Shock, surprise, handwringing, sadness, recrimination, and analysis by social commentators, academics, activists, and politicians themselves followed the 2016 presidential election. Certainly there have been no shortage of explanations as to how a rich white man with no political experience, multiple failed businesses and marriages, who is on trial for sexual assault, whose recent claim to fame involves starring on a reality television series, and whose supporters feature bumper stickers reading things like “Trump that Bitch” will become the 45th president of the United States. As many of these commentaries have pointed out, this election is the perfect storm of intersecting inequalities: inequalities of class, race, gender, sexuality, religion, nation among others. Indeed, the anger that fueled this election reflects the conservative and populist movements across the globe in recent years.

Sociological research and theory on masculinity and gender inequality explain, in part, the success of a man who uses “locker room talk,” regularly objectifies women, calls them “nasty,” and looms over them in a way that is recognized as dangerous by survivors of violent relationships or sexual harassment. The easy answer is that men are voting for the continuation of an unequal gender system that privileges them.

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Trump’s America: Will “we” be fine? Depends on who is “we”. Depends on what “we” do.

18 Nov

dealer-of-hegemonic-masculinity-cdarcypusher-of-hegemonic-masculinity-cdarcy

Dear White Men,

This is on us. And now it’s up to us to undo it. I keep hearing us say: “we’ll be fine.” We may be shocked, devastated, disappointed, outraged but we also keep telling ourselves “we’ll” be fine. Sure, “we” will. But not all will, and not all are. If you are saying “we will be fine”, think hard about who that “we” is. Because many are not part of the “we” that will be fine. Our friends of color, our Native American friends, our Muslim friends and Latino friends, our LGBTQ friends and the women in our lives are not fine. And they are more than devastated and shocked. They are afraid of what is to come. And they will be, and already are, under attack. If you’ve ever questioned the existence of the concept of privilege, being able to say “we’ll be fine” is painful proof of its existence: Continue reading

Man of the House – a study of masculinity in the mid-20th century home

18 May

By Kevin Guyan, PhD Candidate University College London

 

‘The living room in a family house looking through into the dining room’ by Frank Austin and Neville Ward for the 1949 Ideal Home Exhibition, Design Council Archive, University of Brighton.

‘The living room in a family house looking through into the dining room’ by Frank Austin and Neville Ward for the 1949 Ideal Home Exhibition, Design Council Archive, University of Brighton.

I study housing in the middle decades of twentieth century Britain with an interest in the effects of masculinities on men’s domestic practices. My research focuses on two major influences: the effects of planners’ masculine identities on the housing designs produced; and the types of masculinities encouraged through these designs.

After the environmental devastation of German bombing campaigns, a wave of technical, paternalist and omniscient planners took control of Britain’s postwar urban reconstruction. At the same time, as the war ended, planners worried that men would struggle to readjust to domestic life and face relationship difficulties with wives and children. As a result, the interior activities of the nation’s homes became symptomatic of the country’s recovery, and model housing estates, most notably Lansbury in East London, understood as templates for the country’s future. Using easy-to-read publications and housing exhibitions as platforms to disseminate their ideas, planners encouraged new expressions of family-orientated masculinities for both working and middle class men.

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Risk in fieldwork as a young, female academic interviewing men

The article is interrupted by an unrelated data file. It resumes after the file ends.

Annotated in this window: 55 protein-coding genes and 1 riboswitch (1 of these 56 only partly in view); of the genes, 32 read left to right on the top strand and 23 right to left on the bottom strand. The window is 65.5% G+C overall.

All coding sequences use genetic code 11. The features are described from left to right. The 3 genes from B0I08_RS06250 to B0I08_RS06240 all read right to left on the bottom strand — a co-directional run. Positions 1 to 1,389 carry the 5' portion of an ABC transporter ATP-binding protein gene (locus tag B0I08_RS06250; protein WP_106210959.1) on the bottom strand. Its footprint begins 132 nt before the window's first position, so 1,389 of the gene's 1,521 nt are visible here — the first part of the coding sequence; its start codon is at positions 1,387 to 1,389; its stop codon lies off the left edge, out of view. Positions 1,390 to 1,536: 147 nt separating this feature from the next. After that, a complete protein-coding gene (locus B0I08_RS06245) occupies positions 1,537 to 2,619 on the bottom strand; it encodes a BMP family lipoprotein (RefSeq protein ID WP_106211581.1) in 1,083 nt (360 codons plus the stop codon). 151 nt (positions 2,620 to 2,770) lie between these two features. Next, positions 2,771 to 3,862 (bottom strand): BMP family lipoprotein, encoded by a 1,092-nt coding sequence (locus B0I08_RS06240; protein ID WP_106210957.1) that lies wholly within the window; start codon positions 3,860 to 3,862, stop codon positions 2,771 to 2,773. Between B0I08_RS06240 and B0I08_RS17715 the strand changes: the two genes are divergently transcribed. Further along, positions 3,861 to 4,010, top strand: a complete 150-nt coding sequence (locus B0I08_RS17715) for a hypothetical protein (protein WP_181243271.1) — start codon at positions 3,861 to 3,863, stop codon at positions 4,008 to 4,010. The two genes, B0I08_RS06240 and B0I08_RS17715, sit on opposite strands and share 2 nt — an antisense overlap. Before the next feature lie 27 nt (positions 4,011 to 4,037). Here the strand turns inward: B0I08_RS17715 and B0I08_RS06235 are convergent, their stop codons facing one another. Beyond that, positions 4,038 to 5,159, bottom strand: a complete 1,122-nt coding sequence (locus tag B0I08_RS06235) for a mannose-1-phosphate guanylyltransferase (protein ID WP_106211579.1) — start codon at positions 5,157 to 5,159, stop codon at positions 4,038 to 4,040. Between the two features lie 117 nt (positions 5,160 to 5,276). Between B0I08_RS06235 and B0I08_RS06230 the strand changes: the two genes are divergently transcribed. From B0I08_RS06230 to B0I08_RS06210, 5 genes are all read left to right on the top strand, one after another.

11 May

By Dr. Anna Tarrant

scott-jones-gipton-15-9-15My academic thinking is often prompted by very simple questions, from friends, family or colleagues. Last week, when I was talking about the fieldwork I have just started, involving going to men’s homes to interview them about their care responsibilities, my sister asked me; is it safe for you to go to men’s houses on your own?

In asking this question my sister expresses a simple concern for my safety but also highlights my potential vulnerability as a young woman. It is a sensible question and it is also an ethical question that has followed me from the very beginning of my career researching men and masculinities. It is something I have also discussed with other female academics that I have worked with, who have also raised their concerns about the same issue. For me, the dilemma is also intensified, not least because the philosophy underpinning my research is feminist and my approach is framed by a desire to challenge negative stereotypes about people based purely on their gender, or indeed, other social identities such as their age and class.

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People and Periods

31 Mar

Ismael_Nery_-_Andrógino

Menstruation is one of the biggest taboos of our time. As a cis-gender woman, periods are still an awkward conversation. To even ask someone for a tampon or pad in public is more like an illegal drug deal than a basic human necessity. Everyone hides the fact that they experience this basic human function. For me, it’s something that I have to deal with once a month. But for some people it is a way of reinforcing dysphoria, and even a way of putting an individual in harms way. Women aren’t the only ones who get periods.

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Calling Undergraduate Bloggers!

30 Mar

Masculinities 101 is opening the blog up to undergraduate writers. We welcome written pieces that align with the Masculinities 101 mission.

Here’s the rundown:

Blogs should be between 500-1000 words inclusive of citations if applicable, either as hyper links or in the form of a bibliography and formatted as a Word document.

We love images so please provide one that is free to use. Wiki commons, an online repository of free-use images, sound, and other media files, is a good resource.

Writers should provide a short bio at the end of their piece.

Submissions and queries can be sent to masculinities101@gmail.com.

Submitted blogs will be reviewed by the editors to determine if they meet the requirements set forth above.

Teachers of undergraduates, please feel free to circulate far and wide!